After a long, dark November, Laura Dotlich is stepping out into the sunlight.
She returned to her job — medical-surgical nurse at Olympic Medical Center — after weeks in COVID-19’s grip. After OMC’s Employee Health department cleared Dotlich to come back to work this Thanksgiving week, she celebrated the holiday with her husband Matt, with just a small Butterball turkey for the two of them.
And Dotlich, 48, offered a message she hopes will protect people as they head into the winter.
“I’ve been a nurse 28 years, and I love my job,” she said just before her first day back. Dotlich needs to earn a living, yes. Just as important: “I want to help my team. Everyone is just struggling.”
This ordeal can come to a close, Dotlich said, if we practice a particular form of kindness.
On Nov. 4, Dotlich worked her 12-hour shift and felt fine. In the wee hours of the next morning, a deep-chest cough woke her and, depriving her of breath, sent her to the emergency room. There was no treatment for the cough; she was tested for the coronavirus and sent home.
Dotlich got the positive result at 1 a.m. the next morning. As her descent began, she kept a kind of diary on her Facebook page, not only a symptoms snapshot, but also a plea to friends and family members across the region.
“I haven’t felt this sick since I had meningitis 20 years ago. My throat and lungs are on fire,” she wrote Nov. 7.
“I am exhausted but I can’t sleep. I am hot and cold at the same time. I am dizzy when I stand … I can’t talk very well. Am calling the doctor to see what they want me to do next.”
There wasn’t much doctors could do. The ensuing days brought pain from head to gut, and Dotlich’s posts ended with one refrain.
“Please think of others. Wear your masks. Social distance, and use good hand hygiene,” she wrote. “Please be kind to others.”
As she entered her second week of illness, Dotlich’s friends and colleagues expressed their support on Facebook, and she fervently thanked them — for offering to run errands, sending flowers and especially for taking safety precautions.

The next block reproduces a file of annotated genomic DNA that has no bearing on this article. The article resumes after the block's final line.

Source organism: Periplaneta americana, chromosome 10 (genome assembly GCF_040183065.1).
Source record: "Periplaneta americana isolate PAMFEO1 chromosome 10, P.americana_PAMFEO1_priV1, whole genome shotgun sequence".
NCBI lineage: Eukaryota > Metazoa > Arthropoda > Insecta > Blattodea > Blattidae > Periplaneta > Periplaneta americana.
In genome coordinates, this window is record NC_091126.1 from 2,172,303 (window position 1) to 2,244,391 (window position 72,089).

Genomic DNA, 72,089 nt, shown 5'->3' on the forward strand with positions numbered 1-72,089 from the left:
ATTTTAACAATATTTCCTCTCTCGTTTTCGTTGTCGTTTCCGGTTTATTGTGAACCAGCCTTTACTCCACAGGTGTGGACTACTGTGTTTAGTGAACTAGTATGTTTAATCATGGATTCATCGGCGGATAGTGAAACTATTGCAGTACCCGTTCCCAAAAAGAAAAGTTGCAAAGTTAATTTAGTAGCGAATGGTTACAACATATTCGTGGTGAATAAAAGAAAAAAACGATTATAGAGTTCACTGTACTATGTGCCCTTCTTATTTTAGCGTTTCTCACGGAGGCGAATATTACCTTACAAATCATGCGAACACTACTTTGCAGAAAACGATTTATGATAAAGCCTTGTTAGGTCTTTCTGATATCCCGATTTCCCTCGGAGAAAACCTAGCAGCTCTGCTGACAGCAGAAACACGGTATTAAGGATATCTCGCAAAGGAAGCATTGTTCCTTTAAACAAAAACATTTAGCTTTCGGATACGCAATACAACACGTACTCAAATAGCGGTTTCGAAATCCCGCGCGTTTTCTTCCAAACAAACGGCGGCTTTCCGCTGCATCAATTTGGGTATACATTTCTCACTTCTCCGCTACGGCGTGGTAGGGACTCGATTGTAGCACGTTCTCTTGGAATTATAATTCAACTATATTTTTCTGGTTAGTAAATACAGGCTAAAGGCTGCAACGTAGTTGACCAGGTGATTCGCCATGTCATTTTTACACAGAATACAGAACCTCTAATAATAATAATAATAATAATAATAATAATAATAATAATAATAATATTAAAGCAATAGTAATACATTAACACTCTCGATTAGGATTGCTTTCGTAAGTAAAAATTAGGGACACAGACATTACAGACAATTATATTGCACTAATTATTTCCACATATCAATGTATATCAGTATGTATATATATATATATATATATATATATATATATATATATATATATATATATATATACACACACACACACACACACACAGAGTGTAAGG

“The people who are out there, taking other people into consideration — keep doing that,” Dotlich said in an interview.
“Keep doing that, because that’s what’s going to save us.”
In her Nov. 12 diary entry, Dotlich sought to address questions about how she caught the virus. She wrote that she cannot pinpoint the moment of exposure, adding that whenever she goes out, she stays masked, sanitizes her hands and keeps 6 feet away from people.
Yet “me wearing my mask does not protect me from you. It takes two to tango in the Covid Dance,” Dotlich wrote.
She noted that when you come in contact with an unmasked, infected person — possibly asymptomatic and unaware they’re carrying the virus — the transmission is all too likely.
By mid-November, Dotlich started to feel better, but then slid backward. It was hard to breathe, and her chest hurt — a lot.
Dotlich is a nurse who knows how to calm herself, but her usual tactics were no match for this. Aware of COVID’s potential effects on the heart and lungs — many patients face long-term harm— she went again to the emergency room. A prescription for steroids has helped; Dotlich said she can only hope she’s one of the lucky ones without permanent damage.
Noting the U.S. death toll of more than 265,000, she added that it doesn’t include the “long-haulers” with COVID-related heart conditions.
On Nov. 16, Dotlich took a break from her COVID diary to post a no-pulled-punches plea from Dr. Mike Maxwell of Port Angeles’ North Olympic Healthcare Network.
We’re all exhausted by this pandemic, and wishing we could gather for the holidays, Maxwell writes.
“The cruel irony,” though, is that we’re much more likely to catch the coronavirus from a loved one or friend we trust than from a stranger, he said.
“We let down our guards … hug, dine and socialize in close indoor spaces. That is where we are seeing the virus spread like wildfire.”
In mid-November, Clallam County’s COVID-19 case count reached 332; Jefferson County had 116 cases reported. In the days since, Jefferson has reached 160 infections and Clallam 487. Over the past four months the virus has killed three North Olympic Peninsula residents.
“As we share our companionship, we share the virus” at holiday gatherings, Maxwell writes, “and end up risking illness or death for the very people we care about the most.”
Connect by phone or video instead, and “if we do this right, this will be the only time we will have to.”
Unless the tide is turned, Maxwell writes, the health care system will be overwhelmed, and front-line workers — such as Dotlich and her nurse colleagues — will suffer crushing fatigue.
For her part, Dotlich expressed gratitude for her Thanksgiving just with Matt. She’s missing her two grown daughters, though, and hasn’t hugged them since last March.
“I’m not going to put them at risk,” she said.
Dotlich is grateful too for her co-workers, and for recovering from COVID so she can rejoin them.
“Our amazing team,” she wrote, are “overworked, scared, furious.
“I don’t want to let them down any longer by not being there to fight. I will fight. Please, if you haven’t yet, find it in yourself to believe it and join the fight to save others.”